First-year Composition (Braegger, V.)

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Name: Victoria Braegger

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Date published: 2021

Course level: First year

Course title: First-year Composition

Course description: English 10600 is the standard 4-credit hour composition course for students at Purdue. The course provides students with the opportunity to interpret and compose in both digital and print media across a variety of forms. Students engage in active learning, which includes class discussion, learning in small groups, problem-solving, peer review, and digital interaction. English 10600 is grounded in the idea that writing provides an outlet for sharing and developing ideas; facilitates understanding across different conventions, genres, groups, societies, and cultures; and allows for expression in multiple academic, civic, and non-academic situations. In short, writing is a way of learning that spans all fields and disciplines.

Course philosophy/motivation: “My teaching philosophy for this course was to deconstruct the barriers that define what writing means in an FYC course. This section focuses on digital rhetorics, or the ways we communicate with and about technology. We therefore spend a great deal of time interrogating what it means to write in a digital, multimedia age; how different technologies change the ways we write, communicate, and relate to others; the ways in which groups, communities, and cultures leverage the internet to communicate, organization, and work in digital spaces; and what it means to be a student, professional, consumer, citizen, advocate, etc. in a technologically connected world. Because of the focus on new media, I believe it’s imperative that students be exposed to a variety of new media. Not only do we read from a textbook, but we also explore a variety of texts produced for digital audiences: online news articles, forums, videos, podcasts, games, reports, data visualizations, blogs, tweets, and memes. As a class, we break down the different formats and their use. Students have the opportunity to practice composing with a variety of media in a low-stakes environment: text, pictures, charts, graphs, audio, document design, video, and more are used throughout the course to approach different genres.”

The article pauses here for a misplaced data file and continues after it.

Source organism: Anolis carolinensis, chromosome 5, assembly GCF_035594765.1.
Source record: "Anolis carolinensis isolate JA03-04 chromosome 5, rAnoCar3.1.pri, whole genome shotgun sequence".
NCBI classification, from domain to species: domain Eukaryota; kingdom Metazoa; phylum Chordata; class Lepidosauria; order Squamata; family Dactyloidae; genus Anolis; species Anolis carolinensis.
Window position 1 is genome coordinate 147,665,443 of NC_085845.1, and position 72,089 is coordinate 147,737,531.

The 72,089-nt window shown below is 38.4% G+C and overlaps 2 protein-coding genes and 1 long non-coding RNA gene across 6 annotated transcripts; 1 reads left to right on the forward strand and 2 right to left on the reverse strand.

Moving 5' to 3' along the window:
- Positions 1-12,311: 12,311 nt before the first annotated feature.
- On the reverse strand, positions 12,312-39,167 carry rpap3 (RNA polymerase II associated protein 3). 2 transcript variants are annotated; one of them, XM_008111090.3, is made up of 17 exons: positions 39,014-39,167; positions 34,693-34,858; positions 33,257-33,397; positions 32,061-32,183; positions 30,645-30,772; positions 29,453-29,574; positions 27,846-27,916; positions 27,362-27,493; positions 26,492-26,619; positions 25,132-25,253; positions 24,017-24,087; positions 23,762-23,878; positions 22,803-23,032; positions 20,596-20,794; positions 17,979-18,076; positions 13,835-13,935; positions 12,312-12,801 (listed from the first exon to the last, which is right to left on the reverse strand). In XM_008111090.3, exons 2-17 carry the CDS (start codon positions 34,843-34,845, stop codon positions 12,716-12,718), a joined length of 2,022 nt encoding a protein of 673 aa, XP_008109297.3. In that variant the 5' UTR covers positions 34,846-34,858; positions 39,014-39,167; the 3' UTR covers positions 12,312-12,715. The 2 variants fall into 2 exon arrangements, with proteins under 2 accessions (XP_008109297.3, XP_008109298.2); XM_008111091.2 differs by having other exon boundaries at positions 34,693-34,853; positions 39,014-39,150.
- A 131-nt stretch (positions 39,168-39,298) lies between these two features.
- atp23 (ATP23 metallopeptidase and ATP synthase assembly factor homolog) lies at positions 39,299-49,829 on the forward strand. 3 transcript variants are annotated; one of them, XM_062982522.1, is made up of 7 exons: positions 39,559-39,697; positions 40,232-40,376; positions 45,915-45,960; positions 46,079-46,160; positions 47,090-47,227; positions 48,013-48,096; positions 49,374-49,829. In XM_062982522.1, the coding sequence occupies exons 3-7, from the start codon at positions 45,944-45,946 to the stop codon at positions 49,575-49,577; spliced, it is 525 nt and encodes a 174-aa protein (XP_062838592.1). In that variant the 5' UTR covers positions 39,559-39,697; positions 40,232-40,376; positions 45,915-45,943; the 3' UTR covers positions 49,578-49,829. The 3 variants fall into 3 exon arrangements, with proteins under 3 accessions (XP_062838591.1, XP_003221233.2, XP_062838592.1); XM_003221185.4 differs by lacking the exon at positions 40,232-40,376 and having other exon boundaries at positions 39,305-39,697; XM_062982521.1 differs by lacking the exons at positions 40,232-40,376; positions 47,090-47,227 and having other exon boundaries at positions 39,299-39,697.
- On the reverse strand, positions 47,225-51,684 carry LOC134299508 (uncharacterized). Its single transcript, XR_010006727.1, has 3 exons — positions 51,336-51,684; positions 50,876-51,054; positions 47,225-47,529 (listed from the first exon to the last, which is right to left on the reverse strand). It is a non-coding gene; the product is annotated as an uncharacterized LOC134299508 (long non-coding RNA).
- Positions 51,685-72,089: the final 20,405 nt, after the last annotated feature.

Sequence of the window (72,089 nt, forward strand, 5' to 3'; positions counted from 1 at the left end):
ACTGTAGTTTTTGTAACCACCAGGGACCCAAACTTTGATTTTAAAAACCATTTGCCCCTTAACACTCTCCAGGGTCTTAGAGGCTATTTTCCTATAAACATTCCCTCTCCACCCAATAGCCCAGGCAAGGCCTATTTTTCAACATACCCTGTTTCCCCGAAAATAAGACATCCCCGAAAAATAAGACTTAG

“Deconstruct barriers that define what writing means in an FYC course and provide students with a low-stakes environment to explore different writing genres through a digital lens.”

Cite as: Braegger, V. , July, 2021, First-year Composition, Gayle Morris Sweetland Digital Rhetoric Collaborative.

About Author

Jianfen Chen

Jianfen Chen is a PhD student in Rhetoric and Composition at Purdue. Her research interests include public rhetoric, digital rhetoric, risk communication, intercultural communication, and professional and technical communication.

Nupoor Ranade

Nupoor is a PhD Candidate in the Communication, Rhetoric and Digital Media at the North Carolina State University. Her research focuses on audience analysis, digital rhetoric, user experience and information design primarily in the field of technical communication and artificial intelligence. Her research experience and partnerships with the industry help her bridge gaps of knowledge that she then brings to her pedagogical practices.

Sarah Hughes

Sarah Hughes is a PhD candidate in the Joint Program in English & Education at the University of Michigan, where she also teaches in the English Department Writing Program. Her research interests include digital rhetoric, gender and discourse, and gaming studies. Her dissertation project explores how women use multimodal discourse—grammatically, narratively, and visually—to navigate online gaming ecologies.